4am – The Burglar – Noir/Thriller
(1950, Sony Choice Collection) Unsung noir novelist David Goodis adapted his own novel for this stylish B-thriller starring Dan Duryea as a career thief whose latest heist may prove to be his undoing. The theft in question – a necklace owned by a faux spiritualist – is less important to the picture than the toll taken on Duryea on his crew – slob/goon Mickey Shaughnessy, itchy Paul Capell and Jayne Mansfield, who plays the innocent waif in order to case Martha Vickers’ house – as they wait for the heat to cool down before selling the necklace. Everyone gets unglued in a hurry, helped in no small measure by a relentless crooked cop (Stewart Bradley) on their trail, and bad things are soon doled out to the wicked and innocent alike. There’s a lot to like about The Burglar, from Duryea – who, in face and talent, was the William H. Macy of his day – in a rare lead to the aggressive, pulpy pleasues of Wendkos’ direction and Goodis’ script, which lays on the inexorable doom of his novels with a trowel. Mansfield also acquits herself well as Duryea’s charge/apprentice, but Vickers makes a greater impression as a hot-blooded lush with unseemly designs on Duryea. Filmed in 1955, but unreleased until 1957 when Mansfield had become a pin-up idol in the wake of Will Success Spoil Rock Hunter? East Coast residents of a certain age will appreciate the Philadelphia locations (with real off-duty police playing on-screen cops) and the finale at Atlantic City’s Steel Pier, with a tour through the spook house and a glimpse of the famed Diving Horse.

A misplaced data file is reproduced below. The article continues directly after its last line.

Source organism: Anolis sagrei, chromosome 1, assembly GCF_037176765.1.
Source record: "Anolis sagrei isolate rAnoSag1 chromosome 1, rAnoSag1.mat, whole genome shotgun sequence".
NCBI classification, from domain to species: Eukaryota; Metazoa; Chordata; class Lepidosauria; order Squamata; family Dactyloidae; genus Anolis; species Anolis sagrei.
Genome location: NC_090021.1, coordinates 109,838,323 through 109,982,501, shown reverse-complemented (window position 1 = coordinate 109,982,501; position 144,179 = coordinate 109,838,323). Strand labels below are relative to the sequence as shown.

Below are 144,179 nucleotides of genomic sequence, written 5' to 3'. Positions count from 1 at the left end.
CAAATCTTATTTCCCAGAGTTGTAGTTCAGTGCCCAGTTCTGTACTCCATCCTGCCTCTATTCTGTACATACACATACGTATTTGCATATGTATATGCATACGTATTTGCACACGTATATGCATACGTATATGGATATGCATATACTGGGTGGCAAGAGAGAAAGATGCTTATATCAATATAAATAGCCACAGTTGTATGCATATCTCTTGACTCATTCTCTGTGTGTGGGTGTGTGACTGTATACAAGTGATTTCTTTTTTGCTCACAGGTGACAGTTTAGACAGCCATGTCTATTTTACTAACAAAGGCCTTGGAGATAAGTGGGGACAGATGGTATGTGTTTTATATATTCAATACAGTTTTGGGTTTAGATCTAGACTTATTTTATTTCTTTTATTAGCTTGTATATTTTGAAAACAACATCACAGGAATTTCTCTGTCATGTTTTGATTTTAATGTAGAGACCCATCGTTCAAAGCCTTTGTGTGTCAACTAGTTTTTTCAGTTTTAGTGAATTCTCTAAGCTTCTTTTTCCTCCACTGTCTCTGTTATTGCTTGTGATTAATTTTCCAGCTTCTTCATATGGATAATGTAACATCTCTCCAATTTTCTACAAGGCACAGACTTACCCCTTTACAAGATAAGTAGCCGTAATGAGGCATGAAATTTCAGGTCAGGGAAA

530 – Journey to the West – Martial Arts/Fantasy/Comedy
(2013, Magnet Home Releasing) Eye-popping epic fantasy adapted from a classic 16th-century Chinese novel by writer/producer/director Stephen Chow (Kung Fu Hustle) in his signature freewheeling, slapstick-heavy style. Wen Zhang is a hapless Buddhist acolyte and aspiring demon hunter who finds that his approach – reading nursery rhymes to evil spirits – is not providing him with the path to enlightenment. He teams with Duan (Shu Qi), a tomboy with lethal skills to battle a string of monsters before facing the legendary Monkey King (Huang Bo), who carries a 500-year-old chip on his shoulder against the Buddha for imprisoning him in a mountain. Chow’s players adapt well to his rapid-fire comedy approach, with Wen and Shu providing the most laughs with their awkward (and frequently violent) attempts at a romantic pas de deux. The CG effects are plentiful and more imaginative than the majority of Hollywood efforts; some creations, like a ravenous, feline-headed water demon and a Buddha the size of Galactus, approach Harryhausen-esque levels of wonder. Magnet’s DVD includes a smattering of EPK-type featurettes that look at the film’s production, as well as the original trailer.